On Saturday, Virginia Gov. Ralph Northam signed the Virginia Values Act, a piece of sweeping legislation that makes it illegal to discriminate against LGBTQ individuals in the Commonwealth.
Under the new law, which is set to go into effect on July 1, it will be illegal to discriminate against a person in public and private employment, housing, credit, and public accommodations based on that person’s sexual orientation or gender identity.
The bill also extends protections in private employment and public accommodations to other groups not currently covered by Virginia’s civil rights laws, including pregnant people, people with disabilities, and veterans.
“This legislation sends a strong, clear message — Virginia is a place where all people are welcome to live, work, visit, and raise a family,” Northam said in a statement. “We are building an inclusive Commonwealth where there is opportunity for everyone, and everyone is treated fairly. No longer will LGBTQ Virginians have to fear being fired, evicted, or denied service in public places because of who they are.”
“We’re grateful for the lawmakers, faith leaders, allies, parents, law enforcement officers and people of all political ideologies who worked together to ensure we passed these protections for LGBTQ people in the Commonwealth,” added James Parrish, the director of the Virginia Values Coalition, which advocated on behalf of the bill.
While similar pro-LGBTQ bills have been introduced in previous sessions, it was the 2019 elections, which put Democrats in charge of the House of Delegates, that ensured its passage in that chamber for the first time.
Advocates note that Northam’s signature into law also makes Virginia the first state in the South to adopt LGBTQ-inclusive nondiscrimination protections, the first state in over a decade to add both sexual orientation and gender identity to an existing nondiscrimination law, and the first state since 1993 to add a prohibition on discrimination in public accommodations where none existed before.
“Equality Virginia has been working with lawmakers on both sides of the aisle for years to create a safer and more welcoming commonwealth for LGBTQ people,” Vee Lamneck, the executive director of Equality Virginia, said in a statement. “This law will have a transformative and positive impact on the lives of LGBTQ Virginians and bring Virginia into alignment with its voters.”
National LGBTQ groups also praised the newly-signed legislation.
“When this law goes into effect on July 1, LGBTQ people in Virginia — and people of color, people of faith, immigrants, women and more — are at last protected from discrimination at work and in their communities,” Alphonso David, the president of the Human Rights Campaign, said in a statement. “No one should be discriminated against simply because of who they are or whom they love.”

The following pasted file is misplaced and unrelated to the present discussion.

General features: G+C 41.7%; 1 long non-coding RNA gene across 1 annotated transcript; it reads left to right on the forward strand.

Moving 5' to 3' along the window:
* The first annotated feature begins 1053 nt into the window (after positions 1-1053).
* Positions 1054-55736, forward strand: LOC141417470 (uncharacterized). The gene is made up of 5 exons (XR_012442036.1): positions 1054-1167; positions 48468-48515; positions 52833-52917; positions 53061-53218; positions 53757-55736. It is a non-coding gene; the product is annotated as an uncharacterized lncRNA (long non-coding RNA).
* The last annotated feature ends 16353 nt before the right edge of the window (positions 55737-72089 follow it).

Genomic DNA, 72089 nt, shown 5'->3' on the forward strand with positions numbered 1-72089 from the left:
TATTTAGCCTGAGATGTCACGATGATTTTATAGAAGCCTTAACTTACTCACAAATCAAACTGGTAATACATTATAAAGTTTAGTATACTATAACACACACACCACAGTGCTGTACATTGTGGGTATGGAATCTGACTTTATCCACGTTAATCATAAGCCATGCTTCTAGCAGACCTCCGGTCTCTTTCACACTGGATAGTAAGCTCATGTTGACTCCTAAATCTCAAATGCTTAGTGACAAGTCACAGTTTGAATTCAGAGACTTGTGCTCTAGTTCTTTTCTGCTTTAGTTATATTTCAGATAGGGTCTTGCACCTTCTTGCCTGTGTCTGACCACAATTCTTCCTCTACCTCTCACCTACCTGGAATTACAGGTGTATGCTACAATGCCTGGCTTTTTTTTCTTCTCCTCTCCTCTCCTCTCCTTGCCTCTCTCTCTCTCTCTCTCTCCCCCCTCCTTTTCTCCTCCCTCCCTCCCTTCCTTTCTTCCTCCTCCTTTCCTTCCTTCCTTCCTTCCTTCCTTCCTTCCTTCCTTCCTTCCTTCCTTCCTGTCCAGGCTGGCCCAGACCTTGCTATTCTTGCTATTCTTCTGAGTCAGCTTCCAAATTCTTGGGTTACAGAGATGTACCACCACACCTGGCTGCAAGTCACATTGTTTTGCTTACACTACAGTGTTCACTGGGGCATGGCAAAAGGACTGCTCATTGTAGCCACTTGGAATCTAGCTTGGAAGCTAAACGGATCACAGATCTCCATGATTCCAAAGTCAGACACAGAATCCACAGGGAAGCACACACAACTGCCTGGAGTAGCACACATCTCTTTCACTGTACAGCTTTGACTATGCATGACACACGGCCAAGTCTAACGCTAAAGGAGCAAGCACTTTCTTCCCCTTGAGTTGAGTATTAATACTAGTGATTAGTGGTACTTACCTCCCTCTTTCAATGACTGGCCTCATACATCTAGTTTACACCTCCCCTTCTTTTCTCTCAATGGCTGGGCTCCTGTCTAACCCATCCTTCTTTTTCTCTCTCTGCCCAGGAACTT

Kasey Suffredini, the CEO and national campaign director for Freedom for All Americans, said in a statement that the bill will provide some measure of comfort for LGBTQ people who are struggling with a great deal of uncertainty in their lives due to the ongoing COVID-19 pandemic.
“This law will send a message that everyone in the Commonwealth deserves fairness and freedom, and will provide much-needed recourse for anyone who faces discrimination,” Suffredini said. “Virginia now joins more than 20 other states and an overwhelming supermajority of Americans calling on Congress to finish the job: America needs the Equality Act now to update our federal law and ensure comprehensive nondiscrimination protections for LGBTQ people.”
“I am grateful to Governor Northam for signing the Virginia Values Act, which represents years of dedicated work by activists, legislators, and progressive members of our business community to ensure full protection for every Virginian under the law,” Sen. Adam Ebbin (D-Alexandria), the Senate sponsor, said in a statement. “Sadly, during times of crisis like these, discrimination rises, and its effects become more apparent. When jobs are scarce and housing unaffordable, the reality of who you are must be an additional hurdle to putting food on the table or providing shelter for your family. This law provides important new protections.”
House Speaker Eileen Filler-Corn called the bill signing a “tremendous victory,” adding: “It is now the law of the land that every Virginian can work hard, earn a living wage, and live their lives without fear of discrimination based on who they are or who they love.”
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